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Reading Guide




So very nearly a city, so very reasonable in price – there’s no shortage of things to do in Reading. It’s not exactly a tourist hotspot, but there’s still a huge range of cultural monuments, castles and museums to see… and more importantly, as the biggest town in the UK, there’s plenty to do!

Shopping

Reading is one of the top ten retail destinations in the country – not bad for somewhere that’s not even technically a city. The array on offer is extensive, from quirky little stores you’ll find hidden in the side roads to the most exclusive of the designer stores. If you’re looking for the more eclectic stores, the Harris Arcade sells everything from gadgets to vintage and retro antiques, with a range that spans Chinese herbal stores, collectables, comics, militaria, cigars and vinyl. If, however, you’re looking for something a bit more mainstream, check out:

Broad Street Mall

A large mall that specialises in the cheaper high street stores (we’re talking a 99p store AND a Poundland here), ideal for popping in to pick up a few last minute fancy dress items for the night ahead. There are also a number of fashion stores, like New Look, TK Maxx, and Claires.

The Oracle

Reading’s bigger shopping mall, it’s got over 80 shops for bargain hunters to root through. This is where you’ll find the higher end high street labels, with shops like Bank, House of Fraser, Oasis, Mango, Reiss, Topshop and Zara.

Venues

If you’re hoping to catch some big names, the Hexagon is your best bet – Sarah Millican, Jason Manford, Russell Brand and Jimmy Carr have all played here. There’s no shortage of music and gigs playing either, and the music scene is incredibly diverse – you’ll find everyone from the Moscow Philharmonic and Goldfrapp to 911 playing at the Hexagon.

Norden Farm Centre for the Arts is popular with comedians before they take their show on the road - comics like Lee Mack will use it as a warm up venue to test out new material, so you stand a good chance of seeing quality shows early, and for lower prices too.

Getting out

No one wants to be rushed off their feet; you’ll want to save a little energy for the night ahead. In Reading, if you don’t fancy a full pampering day to unwind, try heading out in to the fresh air, and enjoying one of Reading’s beautiful parks.

  • Forbury Gardens – a restored Victorian masterpiece, these gardens are an oasis in the middle of busy Reading town. There are several monuments and sculptures around the garden (one dedicated to the former King of England said to be buried around there), but if you’re looking for culture, walk through the gardens to find the ruins of Reading Abbey. If not, just take a picnic and spread yourselves out amongst the flowers.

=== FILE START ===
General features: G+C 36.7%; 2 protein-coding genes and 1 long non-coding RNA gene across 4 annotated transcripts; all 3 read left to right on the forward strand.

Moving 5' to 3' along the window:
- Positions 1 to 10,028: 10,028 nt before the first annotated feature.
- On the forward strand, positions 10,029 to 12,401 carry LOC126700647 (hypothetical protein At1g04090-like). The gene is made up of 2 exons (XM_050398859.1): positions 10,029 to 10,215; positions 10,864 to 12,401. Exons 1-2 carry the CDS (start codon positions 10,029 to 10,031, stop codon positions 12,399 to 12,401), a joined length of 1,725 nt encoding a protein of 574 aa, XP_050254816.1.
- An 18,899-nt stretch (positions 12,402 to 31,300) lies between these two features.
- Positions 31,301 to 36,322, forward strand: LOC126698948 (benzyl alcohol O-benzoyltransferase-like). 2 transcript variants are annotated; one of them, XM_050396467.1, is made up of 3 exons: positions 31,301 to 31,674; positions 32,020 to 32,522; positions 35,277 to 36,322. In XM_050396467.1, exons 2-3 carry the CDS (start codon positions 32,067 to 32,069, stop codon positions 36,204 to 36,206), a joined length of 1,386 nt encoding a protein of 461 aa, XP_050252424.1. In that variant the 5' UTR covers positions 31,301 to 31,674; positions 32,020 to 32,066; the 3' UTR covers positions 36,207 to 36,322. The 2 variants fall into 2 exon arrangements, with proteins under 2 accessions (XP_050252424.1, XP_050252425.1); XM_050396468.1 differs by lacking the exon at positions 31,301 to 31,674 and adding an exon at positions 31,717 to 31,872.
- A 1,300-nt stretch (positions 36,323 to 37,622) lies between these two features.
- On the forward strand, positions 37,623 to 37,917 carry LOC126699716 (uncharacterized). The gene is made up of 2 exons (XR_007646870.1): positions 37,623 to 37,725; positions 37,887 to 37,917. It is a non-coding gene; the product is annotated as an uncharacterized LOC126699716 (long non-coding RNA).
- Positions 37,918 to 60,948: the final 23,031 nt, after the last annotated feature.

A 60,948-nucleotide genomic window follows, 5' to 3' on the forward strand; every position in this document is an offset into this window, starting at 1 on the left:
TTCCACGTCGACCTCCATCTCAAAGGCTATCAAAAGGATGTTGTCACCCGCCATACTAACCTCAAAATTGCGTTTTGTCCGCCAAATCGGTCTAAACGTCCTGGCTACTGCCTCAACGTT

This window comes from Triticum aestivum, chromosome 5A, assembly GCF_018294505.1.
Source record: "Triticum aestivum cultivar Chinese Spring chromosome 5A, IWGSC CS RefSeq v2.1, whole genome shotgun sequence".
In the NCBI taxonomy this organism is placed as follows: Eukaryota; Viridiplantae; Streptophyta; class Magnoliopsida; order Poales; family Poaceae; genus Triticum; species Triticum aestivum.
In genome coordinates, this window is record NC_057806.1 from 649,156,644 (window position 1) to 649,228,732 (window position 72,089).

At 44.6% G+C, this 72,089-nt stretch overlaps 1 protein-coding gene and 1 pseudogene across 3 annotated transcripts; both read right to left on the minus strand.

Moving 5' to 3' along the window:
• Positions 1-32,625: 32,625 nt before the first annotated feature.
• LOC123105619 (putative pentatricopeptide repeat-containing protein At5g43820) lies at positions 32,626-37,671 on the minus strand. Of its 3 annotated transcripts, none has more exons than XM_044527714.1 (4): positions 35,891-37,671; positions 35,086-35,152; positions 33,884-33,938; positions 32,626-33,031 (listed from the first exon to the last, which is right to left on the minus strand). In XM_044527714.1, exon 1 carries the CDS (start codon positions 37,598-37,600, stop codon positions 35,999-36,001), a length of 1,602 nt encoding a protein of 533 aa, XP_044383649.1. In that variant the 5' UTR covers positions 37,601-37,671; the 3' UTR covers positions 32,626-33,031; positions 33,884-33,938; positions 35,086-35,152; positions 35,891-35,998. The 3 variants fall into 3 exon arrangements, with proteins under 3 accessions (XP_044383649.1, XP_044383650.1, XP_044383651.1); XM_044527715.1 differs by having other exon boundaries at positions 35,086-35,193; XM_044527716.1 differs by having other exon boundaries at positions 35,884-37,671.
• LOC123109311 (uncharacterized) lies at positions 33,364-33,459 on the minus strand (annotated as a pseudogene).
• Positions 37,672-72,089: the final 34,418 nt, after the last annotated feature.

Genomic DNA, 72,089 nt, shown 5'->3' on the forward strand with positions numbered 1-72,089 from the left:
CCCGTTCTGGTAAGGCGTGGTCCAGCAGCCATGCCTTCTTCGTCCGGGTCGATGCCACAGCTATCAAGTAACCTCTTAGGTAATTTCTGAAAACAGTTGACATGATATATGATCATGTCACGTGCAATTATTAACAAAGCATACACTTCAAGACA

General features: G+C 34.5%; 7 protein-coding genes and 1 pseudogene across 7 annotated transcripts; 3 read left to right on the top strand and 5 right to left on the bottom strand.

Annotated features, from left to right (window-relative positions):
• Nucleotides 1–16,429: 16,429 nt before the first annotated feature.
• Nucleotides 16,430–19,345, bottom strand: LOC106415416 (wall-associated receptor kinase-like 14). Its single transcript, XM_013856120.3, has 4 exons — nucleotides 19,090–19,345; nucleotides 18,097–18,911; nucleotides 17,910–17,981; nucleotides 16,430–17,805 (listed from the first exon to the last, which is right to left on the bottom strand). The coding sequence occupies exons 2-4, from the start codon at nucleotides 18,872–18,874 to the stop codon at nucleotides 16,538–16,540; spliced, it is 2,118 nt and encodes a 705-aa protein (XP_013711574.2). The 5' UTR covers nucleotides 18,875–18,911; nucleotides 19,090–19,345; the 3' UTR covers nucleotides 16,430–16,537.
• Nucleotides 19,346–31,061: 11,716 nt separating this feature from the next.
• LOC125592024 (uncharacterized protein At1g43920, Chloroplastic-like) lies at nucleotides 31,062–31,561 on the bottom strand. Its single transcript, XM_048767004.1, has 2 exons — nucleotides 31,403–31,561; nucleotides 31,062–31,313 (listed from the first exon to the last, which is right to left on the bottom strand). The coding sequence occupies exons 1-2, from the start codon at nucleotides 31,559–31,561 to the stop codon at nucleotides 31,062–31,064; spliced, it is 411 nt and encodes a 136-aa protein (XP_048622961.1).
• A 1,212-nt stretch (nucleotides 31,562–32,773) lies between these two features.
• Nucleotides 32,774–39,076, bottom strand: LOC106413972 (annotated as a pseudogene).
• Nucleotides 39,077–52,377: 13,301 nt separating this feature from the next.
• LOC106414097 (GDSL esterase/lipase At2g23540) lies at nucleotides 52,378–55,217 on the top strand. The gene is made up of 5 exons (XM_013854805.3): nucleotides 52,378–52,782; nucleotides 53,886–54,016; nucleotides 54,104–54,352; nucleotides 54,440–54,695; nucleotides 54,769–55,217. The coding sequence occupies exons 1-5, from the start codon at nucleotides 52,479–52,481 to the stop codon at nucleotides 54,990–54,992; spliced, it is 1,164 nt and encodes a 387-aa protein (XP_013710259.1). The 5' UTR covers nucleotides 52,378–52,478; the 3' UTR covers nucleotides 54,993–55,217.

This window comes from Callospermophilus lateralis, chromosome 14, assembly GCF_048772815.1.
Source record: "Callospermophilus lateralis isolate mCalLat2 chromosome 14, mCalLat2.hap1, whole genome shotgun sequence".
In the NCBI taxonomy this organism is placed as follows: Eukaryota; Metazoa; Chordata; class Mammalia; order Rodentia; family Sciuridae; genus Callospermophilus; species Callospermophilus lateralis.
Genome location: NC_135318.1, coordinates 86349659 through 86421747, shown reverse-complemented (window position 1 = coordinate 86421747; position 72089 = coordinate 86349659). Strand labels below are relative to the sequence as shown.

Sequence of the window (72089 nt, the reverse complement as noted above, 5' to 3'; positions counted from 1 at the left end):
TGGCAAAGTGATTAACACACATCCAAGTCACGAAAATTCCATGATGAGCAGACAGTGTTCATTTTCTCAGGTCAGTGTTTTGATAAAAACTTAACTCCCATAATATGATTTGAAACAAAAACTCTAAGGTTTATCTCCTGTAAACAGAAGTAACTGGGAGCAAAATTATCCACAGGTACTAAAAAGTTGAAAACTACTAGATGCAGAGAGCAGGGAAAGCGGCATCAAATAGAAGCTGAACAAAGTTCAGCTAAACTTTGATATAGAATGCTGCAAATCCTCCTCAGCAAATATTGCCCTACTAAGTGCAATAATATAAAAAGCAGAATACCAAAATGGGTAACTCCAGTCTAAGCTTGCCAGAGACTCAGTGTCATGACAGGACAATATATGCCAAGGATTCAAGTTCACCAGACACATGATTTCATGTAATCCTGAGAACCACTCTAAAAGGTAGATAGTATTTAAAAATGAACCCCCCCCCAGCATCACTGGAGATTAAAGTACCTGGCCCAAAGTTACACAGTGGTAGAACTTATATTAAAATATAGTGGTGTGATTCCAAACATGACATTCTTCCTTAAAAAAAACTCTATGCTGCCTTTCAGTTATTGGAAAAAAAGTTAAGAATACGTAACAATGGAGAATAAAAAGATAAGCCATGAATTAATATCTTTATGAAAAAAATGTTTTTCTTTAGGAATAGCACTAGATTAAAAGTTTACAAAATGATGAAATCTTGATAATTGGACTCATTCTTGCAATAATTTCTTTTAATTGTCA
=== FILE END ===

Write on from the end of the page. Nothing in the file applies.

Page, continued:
• Mapledurham Lock – one of the most beautiful walks around, on a good day you can stroll alongside the River Thames and see it where it’s pretty and blue, rather than the whale-filled steely grey rubbish dump it becomes through London. Take a camera too, and get some shots of you and the girls looking adorable by the Lock to put on Facebook and make up for all the bleary-eyed and out of focus ones that will be taken later on that night.
  • Caversham Court Gardens - a multiple-award winning park, complete with walks, stables and a mansion. They’re probably not going to welcome you taking a football or a BBQ, but stretching out with a glass of Pimms (or two) and some strawberries is a divine end to the weekend.

Festivals

Summertime equals festival time in Reading – aside from the legendary Reading Festival (the music one), there’s plenty else going on throughout the city. Reading Food Month is in June, which is your opportunity to swipe all the free samples you can carry, and Reading Arts Week helps move the month in to July. July itself brings Reading Fringe Festival, a chance to see some off-beat drama and comedy, as well as the Real Ale and Jazz Festival to fill your music (and beer) needs. Reading Festival itself is in August, and autumn welcomes the Reading Comedy Festival in October.


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